One last time and then I'm done with this topic. Thermal shock happens when a material cracks or comes apart due to RAPID TEMPERATURE CHANGE. If you take a standard drinking glass out of the freezer and put it in a hot oven, it will crack - Thermal Shock. If you take a glass and put it in a cold oven and then turn the oven on, it won't crack - Gradual Temperature Change. Now take that glass out of the hot oven and fill it with cold water and it will crack - Thermal Shock. THERMAL SHOCK IS CAUSED BY THE RAPID CHANGE OF TEMPERATURE.

Leaving your GPS in your car overnight won't subject it to thermal shock. The internal temperature of the GPS won't change in a mater of minutes, it will take hours.

I'm done!

it happens...

I’m back and armed with scientific results of my exhaustive investigation on the subject of GPS and cold weather.

Before moving on to my results I like to clear some items that arouse in response to one of my post.

Frovingslosh you took offense when I use the word ”crap” in my response; you went as far as suggesting to Ms.POI to take notice of me using the word crap.

This is what you wrote:

Frovingslosh wrote:

I also have a problem when someone responds in a discussion with words like "crap". I regret that you found it more in your nature to do this rather than discuss facts and hard data, and I hope that Ms. POI takes notice of it.

This is what I wrote:

flaco wrote:


I don't give a crap what you prefer to do with yours, for what I care you can take to bed with you and keep under the blanket.

I really don’t know what you found so offensive in the use of the word crap. . I never suggested you were full of it merely that I didn’t care what you did with the GPSr.

If you find the word crap so offensive to alert Ms.Poi I suggest you do a search in the box at the top of this page and type the word crap. you will be surprised how many times it has been used in this forum, probably many more times than the words cold weather damage.

Now that I got that out of the way let me move on the results of my scientific investigation that will support my claim that no apparent damaged is done after several years of being exposed to extreme temperatures, I was unable to do the double blind test since we only have one blind person in the neighborhood who is vision challenged.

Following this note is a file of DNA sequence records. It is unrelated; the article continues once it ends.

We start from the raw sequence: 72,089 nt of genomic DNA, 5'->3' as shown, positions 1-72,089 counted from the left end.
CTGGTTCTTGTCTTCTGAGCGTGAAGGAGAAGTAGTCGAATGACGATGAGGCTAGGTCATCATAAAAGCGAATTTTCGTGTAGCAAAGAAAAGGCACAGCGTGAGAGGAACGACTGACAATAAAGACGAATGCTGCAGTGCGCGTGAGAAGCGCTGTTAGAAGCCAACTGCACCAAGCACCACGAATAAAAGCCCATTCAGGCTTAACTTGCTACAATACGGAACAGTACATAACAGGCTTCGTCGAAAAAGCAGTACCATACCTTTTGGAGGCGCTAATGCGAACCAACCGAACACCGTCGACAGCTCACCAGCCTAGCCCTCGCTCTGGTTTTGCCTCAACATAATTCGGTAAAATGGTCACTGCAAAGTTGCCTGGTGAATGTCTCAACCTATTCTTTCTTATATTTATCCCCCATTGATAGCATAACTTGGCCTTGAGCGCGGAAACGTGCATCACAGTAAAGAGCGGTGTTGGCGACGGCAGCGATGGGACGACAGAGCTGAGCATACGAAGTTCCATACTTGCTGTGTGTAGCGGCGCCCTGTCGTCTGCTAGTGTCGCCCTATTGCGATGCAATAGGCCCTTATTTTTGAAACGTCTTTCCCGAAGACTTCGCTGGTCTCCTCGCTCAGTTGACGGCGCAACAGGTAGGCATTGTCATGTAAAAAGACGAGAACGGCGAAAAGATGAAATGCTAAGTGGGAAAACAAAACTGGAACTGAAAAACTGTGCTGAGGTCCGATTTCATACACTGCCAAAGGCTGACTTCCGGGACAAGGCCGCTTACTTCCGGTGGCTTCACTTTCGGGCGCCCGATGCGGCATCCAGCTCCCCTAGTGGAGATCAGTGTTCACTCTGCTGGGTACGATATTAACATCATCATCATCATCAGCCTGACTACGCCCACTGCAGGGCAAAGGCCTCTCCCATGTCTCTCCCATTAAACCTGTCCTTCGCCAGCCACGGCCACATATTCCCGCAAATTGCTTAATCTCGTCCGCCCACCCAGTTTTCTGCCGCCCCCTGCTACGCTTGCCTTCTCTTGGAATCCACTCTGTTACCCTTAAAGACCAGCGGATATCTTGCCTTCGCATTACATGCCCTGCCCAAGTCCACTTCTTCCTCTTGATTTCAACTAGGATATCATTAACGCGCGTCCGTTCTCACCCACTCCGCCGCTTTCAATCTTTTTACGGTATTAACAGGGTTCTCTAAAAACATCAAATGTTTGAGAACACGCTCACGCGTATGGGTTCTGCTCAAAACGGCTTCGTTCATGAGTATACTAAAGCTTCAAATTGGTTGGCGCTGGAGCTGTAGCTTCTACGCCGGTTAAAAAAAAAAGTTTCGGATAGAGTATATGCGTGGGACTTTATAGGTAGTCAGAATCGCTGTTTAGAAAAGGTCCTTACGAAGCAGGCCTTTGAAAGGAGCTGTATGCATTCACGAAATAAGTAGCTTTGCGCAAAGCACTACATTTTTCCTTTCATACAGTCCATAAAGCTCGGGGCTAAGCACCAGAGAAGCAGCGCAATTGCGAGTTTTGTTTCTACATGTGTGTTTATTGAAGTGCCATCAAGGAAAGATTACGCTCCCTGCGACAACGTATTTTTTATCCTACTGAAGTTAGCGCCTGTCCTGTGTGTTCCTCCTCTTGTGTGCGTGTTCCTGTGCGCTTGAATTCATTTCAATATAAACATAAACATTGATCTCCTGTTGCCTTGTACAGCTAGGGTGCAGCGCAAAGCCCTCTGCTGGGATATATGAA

Two groups of users responded to the OP and here is how they are divided.

Group one belongs to the users who leave their GPSr in their vehicles regardless of temperature.

1) One Canadian (very, very, very cold weather)
2) One Wisconsinite now living in TX (very cold and HOT weather)
3) One Chicagoan (very, very cold weather)
4) Two Floridians (very, very, very HOT weather)

Group two belongs to the opinionated, engineers wannabe, scientist in the making and other very savvy in quoting what others with big names have researched and posted on the “Internet”.
From this very knowledgeable group none has taken the time to move their GPSr from under the blankie and left it in the car for an extensive period of time, neither have they done a double blind test but are quick to dismiss the opinion of those who actually leave it in their vehicles and report no apparent damage after years of doing it.

One group that failed to post a response is those users that leave their units in the car day in day out and their units have sustained irreparable damage, and could support what group two claims.

Note: Also the claim of theft doesn’t appear to be supported by group one, neither by the group that failed to respond.

--
Garmin 38 - Magellan Gold - Garmin Yellow eTrex - Nuvi 260 - Nuvi 2460LMT - Google Nexus 7

Make that two Canadians

Make that two Canadians please flaco. When mine is in the car it is plugged into an always powered lighter socket so it stays relatively warm in winter and in the summer I have the windows cracked open (have those plastic window vents), plus the GPS is mounted down on the console in front of the shifter (03 Focus w/AT) so it is out of the sun.